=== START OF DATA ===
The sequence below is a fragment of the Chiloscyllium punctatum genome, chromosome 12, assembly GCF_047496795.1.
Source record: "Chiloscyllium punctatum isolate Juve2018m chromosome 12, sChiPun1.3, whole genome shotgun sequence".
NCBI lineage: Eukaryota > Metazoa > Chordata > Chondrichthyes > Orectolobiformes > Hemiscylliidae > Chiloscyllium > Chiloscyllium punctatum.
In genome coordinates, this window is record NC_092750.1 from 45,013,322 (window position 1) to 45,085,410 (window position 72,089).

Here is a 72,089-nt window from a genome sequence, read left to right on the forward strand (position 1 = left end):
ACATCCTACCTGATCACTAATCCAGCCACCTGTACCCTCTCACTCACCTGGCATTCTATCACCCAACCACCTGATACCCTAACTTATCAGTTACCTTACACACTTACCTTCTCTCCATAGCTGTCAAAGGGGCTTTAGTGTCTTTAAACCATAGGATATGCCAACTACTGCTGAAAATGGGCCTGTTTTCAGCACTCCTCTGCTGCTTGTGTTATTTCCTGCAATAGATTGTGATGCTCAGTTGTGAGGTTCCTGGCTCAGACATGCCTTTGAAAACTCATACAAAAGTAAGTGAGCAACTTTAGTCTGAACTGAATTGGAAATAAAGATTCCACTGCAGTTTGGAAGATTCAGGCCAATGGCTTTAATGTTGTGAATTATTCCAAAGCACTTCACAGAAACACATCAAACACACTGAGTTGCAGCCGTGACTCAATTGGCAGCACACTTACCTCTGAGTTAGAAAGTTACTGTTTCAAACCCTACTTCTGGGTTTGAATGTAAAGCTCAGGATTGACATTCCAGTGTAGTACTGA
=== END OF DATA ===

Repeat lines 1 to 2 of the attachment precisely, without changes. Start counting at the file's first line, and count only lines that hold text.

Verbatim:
The sequence below is a fragment of the Chiloscyllium punctatum genome, chromosome 12, assembly GCF_047496795.1.
Source record: "Chiloscyllium punctatum isolate Juve2018m chromosome 12, sChiPun1.3, whole genome shotgun sequence".